Combat comes in two ways. You have a sword attack and sub-weapons you can pick up by destroying hanging lights or symbols. This very much mirrors the system that the old Castlevania games use. You can collect sub-weapons like shurikens, enhanced aerial physical attacks, pillars of fire, etc. You also collect energy needed to use them. Once your energy runs out, you can no longer use sub-weapons. These are especially useful for long-range enemies.
This brings up the difficulty. The NES era was known for games that were hard-as-nails to play and get through. Ninja Gaiden is one of those games. Every stage has very precise movements, jumps, and attacks that are required for navigation. One false move in certain areas and a flying bird enemy will hit you and knock you right into a pit. This makes Ninja Gaiden one of those “memorize the levels and try again after you get a Game Over” games. Some of the bosses are even trickier than that.
However being a Virtual Console game kind of removes the bulk of the difficulty. All Virtual Console games have a Recovery Point system. You can tap the touch screen on the 3DS any time you wish and you can create a Recovery Point. If you’re familiar with Save States with emulators, it’s the same thing. You can make a recovery point just before a boss and even if you die, you can reload the Recovery Point without re-doing the entire level. It makes things easier, but removes a huge amount of the game’s difficulty.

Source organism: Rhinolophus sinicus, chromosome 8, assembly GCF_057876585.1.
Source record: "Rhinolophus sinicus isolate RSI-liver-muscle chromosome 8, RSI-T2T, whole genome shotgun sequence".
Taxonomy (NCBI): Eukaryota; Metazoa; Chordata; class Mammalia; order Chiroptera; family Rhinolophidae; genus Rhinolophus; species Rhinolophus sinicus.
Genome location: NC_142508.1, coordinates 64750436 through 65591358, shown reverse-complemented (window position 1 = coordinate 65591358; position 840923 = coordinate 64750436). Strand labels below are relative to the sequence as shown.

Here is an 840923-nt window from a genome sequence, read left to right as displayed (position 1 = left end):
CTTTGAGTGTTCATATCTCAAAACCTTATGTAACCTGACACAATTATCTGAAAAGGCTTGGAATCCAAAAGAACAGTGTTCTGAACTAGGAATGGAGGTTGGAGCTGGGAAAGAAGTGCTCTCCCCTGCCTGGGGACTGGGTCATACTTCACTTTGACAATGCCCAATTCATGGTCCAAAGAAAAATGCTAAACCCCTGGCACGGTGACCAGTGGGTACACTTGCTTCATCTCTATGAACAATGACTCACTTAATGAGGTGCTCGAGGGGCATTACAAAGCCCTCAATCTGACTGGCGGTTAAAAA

With length, a master of the game could probably beat it in about 1-2 hours, depending on how much they wanted to do. A newcomer is going to take a substantially higher amount of time. Given the fact that the Recovery Point system is there, I’d wager you’ll be spending no more than 3 or 4 hours, give or take.